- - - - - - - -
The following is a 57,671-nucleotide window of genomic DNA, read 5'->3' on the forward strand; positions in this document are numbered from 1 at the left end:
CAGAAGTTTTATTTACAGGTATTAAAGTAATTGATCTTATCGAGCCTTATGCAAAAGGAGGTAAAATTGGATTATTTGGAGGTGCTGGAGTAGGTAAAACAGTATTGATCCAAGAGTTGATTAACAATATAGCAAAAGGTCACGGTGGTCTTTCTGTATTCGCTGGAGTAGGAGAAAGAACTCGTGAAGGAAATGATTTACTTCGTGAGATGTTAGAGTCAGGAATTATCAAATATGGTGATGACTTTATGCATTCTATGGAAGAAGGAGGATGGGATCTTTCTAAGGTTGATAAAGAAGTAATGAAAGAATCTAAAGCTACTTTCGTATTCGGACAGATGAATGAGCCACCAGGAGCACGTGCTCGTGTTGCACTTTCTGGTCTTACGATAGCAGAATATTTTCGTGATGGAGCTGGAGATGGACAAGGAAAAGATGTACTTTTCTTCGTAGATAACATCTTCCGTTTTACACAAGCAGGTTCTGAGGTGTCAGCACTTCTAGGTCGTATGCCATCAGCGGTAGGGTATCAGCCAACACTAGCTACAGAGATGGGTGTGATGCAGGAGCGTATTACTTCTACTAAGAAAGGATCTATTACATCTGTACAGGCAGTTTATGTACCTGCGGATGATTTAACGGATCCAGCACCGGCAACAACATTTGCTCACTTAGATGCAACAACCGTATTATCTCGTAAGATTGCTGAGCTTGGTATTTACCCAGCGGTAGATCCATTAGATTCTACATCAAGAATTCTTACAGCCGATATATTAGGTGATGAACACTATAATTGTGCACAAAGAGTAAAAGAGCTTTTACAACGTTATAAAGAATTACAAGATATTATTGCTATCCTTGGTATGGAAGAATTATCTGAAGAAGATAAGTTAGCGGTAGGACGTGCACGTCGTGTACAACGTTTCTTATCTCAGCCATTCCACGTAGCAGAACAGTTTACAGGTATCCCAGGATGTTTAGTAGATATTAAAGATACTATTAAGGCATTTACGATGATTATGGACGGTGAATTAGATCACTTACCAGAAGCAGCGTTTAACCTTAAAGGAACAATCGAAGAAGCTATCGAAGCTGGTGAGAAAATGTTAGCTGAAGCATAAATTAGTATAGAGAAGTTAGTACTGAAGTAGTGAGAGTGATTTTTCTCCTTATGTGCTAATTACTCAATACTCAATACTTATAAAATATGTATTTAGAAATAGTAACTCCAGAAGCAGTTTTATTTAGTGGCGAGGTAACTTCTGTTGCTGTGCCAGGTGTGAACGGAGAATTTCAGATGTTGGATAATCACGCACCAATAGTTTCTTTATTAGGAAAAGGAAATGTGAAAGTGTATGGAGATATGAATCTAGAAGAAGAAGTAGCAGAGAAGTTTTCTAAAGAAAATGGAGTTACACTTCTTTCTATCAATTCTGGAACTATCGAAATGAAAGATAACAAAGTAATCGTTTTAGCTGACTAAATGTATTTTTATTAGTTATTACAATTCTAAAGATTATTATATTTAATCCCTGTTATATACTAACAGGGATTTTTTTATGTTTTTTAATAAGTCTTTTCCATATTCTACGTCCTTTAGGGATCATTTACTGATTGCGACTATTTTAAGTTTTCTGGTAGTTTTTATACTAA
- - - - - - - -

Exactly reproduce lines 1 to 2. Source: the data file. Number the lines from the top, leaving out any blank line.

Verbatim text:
The following is a 57,671-nucleotide window of genomic DNA, read 5'->3' on the forward strand; positions in this document are numbered from 1 at the left end:
CAGAAGTTTTATTTACAGGTATTAAAGTAATTGATCTTATCGAGCCTTATGCAAAAGGAGGTAAAATTGGATTATTTGGAGGTGCTGGAGTAGGTAAAACAGTATTGATCCAAGAGTTGATTAACAATATAGCAAAAGGTCACGGTGGTCTTTCTGTATTCGCTGGAGTAGGAGAAAGAACTCGTGAAGGAAATGATTTACTTCGTGAGATGTTAGAGTCAGGAATTATCAAATATGGTGATGACTTTATGCATTCTATGGAAGAAGGAGGATGGGATCTTTCTAAGGTTGATAAAGAAGTAATGAAAGAATCTAAAGCTACTTTCGTATTCGGACAGATGAATGAGCCACCAGGAGCACGTGCTCGTGTTGCACTTTCTGGTCTTACGATAGCAGAATATTTTCGTGATGGAGCTGGAGATGGACAAGGAAAAGATGTACTTTTCTTCGTAGATAACATCTTCCGTTTTACACAAGCAGGTTCTGAGGTGTCAGCACTTCTAGGTCGTATGCCATCAGCGGTAGGGTATCAGCCAACACTAGCTACAGAGATGGGTGTGATGCAGGAGCGTATTACTTCTACTAAGAAAGGATCTATTACATCTGTACAGGCAGTTTATGTACCTGCGGATGATTTAACGGATCCAGCACCGGCAACAACATTTGCTCACTTAGATGCAACAACCGTATTATCTCGTAAGATTGCTGAGCTTGGTATTTACCCAGCGGTAGATCCATTAGATTCTACATCAAGAATTCTTACAGCCGATATATTAGGTGATGAACACTATAATTGTGCACAAAGAGTAAAAGAGCTTTTACAACGTTATAAAGAATTACAAGATATTATTGCTATCCTTGGTATGGAAGAATTATCTGAAGAAGATAAGTTAGCGGTAGGACGTGCACGTCGTGTACAACGTTTCTTATCTCAGCCATTCCACGTAGCAGAACAGTTTACAGGTATCCCAGGATGTTTAGTAGATATTAAAGATACTATTAAGGCATTTACGATGATTATGGACGGTGAATTAGATCACTTACCAGAAGCAGCGTTTAACCTTAAAGGAACAATCGAAGAAGCTATCGAAGCTGGTGAGAAAATGTTAGCTGAAGCATAAATTAGTATAGAGAAGTTAGTACTGAAGTAGTGAGAGTGATTTTTCTCCTTATGTGCTAATTACTCAATACTCAATACTTATAAAATATGTATTTAGAAATAGTAACTCCAGAAGCAGTTTTATTTAGTGGCGAGGTAACTTCTGTTGCTGTGCCAGGTGTGAACGGAGAATTTCAGATGTTGGATAATCACGCACCAATAGTTTCTTTATTAGGAAAAGGAAATGTGAAAGTGTATGGAGATATGAATCTAGAAGAAGAAGTAGCAGAGAAGTTTTCTAAAGAAAATGGAGTTACACTTCTTTCTATCAATTCTGGAACTATCGAAATGAAAGATAACAAAGTAATCGTTTTAGCTGACTAAATGTATTTTTATTAGTTATTACAATTCTAAAGATTATTATATTTAATCCCTGTTATATACTAACAGGGATTTTTTTATGTTTTTTAATAAGTCTTTTCCATATTCTACGTCCTTTAGGGATCATTTACTGATTGCGACTATTTTAAGTTTTCTGGTAGTTTTTATACTAA